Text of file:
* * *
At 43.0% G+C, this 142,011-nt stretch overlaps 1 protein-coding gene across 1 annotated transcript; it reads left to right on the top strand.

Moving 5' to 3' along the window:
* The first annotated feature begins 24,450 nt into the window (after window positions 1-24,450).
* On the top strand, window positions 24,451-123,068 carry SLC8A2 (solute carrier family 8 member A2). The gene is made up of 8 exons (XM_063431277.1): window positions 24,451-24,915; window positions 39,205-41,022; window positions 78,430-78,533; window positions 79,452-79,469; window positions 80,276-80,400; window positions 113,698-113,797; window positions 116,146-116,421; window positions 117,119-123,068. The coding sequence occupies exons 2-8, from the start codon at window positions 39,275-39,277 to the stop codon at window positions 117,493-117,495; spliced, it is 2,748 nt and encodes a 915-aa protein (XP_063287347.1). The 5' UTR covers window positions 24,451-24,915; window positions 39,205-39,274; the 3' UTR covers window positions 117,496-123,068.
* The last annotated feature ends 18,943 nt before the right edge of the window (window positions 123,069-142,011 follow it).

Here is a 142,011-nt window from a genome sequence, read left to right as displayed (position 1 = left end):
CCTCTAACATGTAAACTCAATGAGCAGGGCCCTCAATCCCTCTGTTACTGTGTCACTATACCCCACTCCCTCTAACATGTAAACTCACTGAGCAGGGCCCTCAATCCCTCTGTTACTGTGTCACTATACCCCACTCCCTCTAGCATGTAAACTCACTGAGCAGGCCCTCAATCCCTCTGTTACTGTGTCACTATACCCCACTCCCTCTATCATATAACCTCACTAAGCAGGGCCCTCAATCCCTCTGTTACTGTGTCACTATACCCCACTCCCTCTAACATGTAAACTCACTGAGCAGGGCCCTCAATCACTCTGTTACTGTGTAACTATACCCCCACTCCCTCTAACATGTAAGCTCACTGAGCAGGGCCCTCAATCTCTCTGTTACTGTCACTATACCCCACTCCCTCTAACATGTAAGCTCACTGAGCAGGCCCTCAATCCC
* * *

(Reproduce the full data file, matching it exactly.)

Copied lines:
At 43.0% G+C, this 142,011-nt stretch overlaps 1 protein-coding gene across 1 annotated transcript; it reads left to right on the top strand.

Moving 5' to 3' along the window:
* The first annotated feature begins 24,450 nt into the window (after window positions 1-24,450).
* On the top strand, window positions 24,451-123,068 carry SLC8A2 (solute carrier family 8 member A2). The gene is made up of 8 exons (XM_063431277.1): window positions 24,451-24,915; window positions 39,205-41,022; window positions 78,430-78,533; window positions 79,452-79,469; window positions 80,276-80,400; window positions 113,698-113,797; window positions 116,146-116,421; window positions 117,119-123,068. The coding sequence occupies exons 2-8, from the start codon at window positions 39,275-39,277 to the stop codon at window positions 117,493-117,495; spliced, it is 2,748 nt and encodes a 915-aa protein (XP_063287347.1). The 5' UTR covers window positions 24,451-24,915; window positions 39,205-39,274; the 3' UTR covers window positions 117,496-123,068.
* The last annotated feature ends 18,943 nt before the right edge of the window (window positions 123,069-142,011 follow it).

Here is a 142,011-nt window from a genome sequence, read left to right as displayed (position 1 = left end):
CCTCTAACATGTAAACTCAATGAGCAGGGCCCTCAATCCCTCTGTTACTGTGTCACTATACCCCACTCCCTCTAACATGTAAACTCACTGAGCAGGGCCCTCAATCCCTCTGTTACTGTGTCACTATACCCCACTCCCTCTAGCATGTAAACTCACTGAGCAGGCCCTCAATCCCTCTGTTACTGTGTCACTATACCCCACTCCCTCTATCATATAACCTCACTAAGCAGGGCCCTCAATCCCTCTGTTACTGTGTCACTATACCCCACTCCCTCTAACATGTAAACTCACTGAGCAGGGCCCTCAATCACTCTGTTACTGTGTAACTATACCCCCACTCCCTCTAACATGTAAGCTCACTGAGCAGGGCCCTCAATCTCTCTGTTACTGTCACTATACCCCACTCCCTCTAACATGTAAGCTCACTGAGCAGGCCCTCAATCCC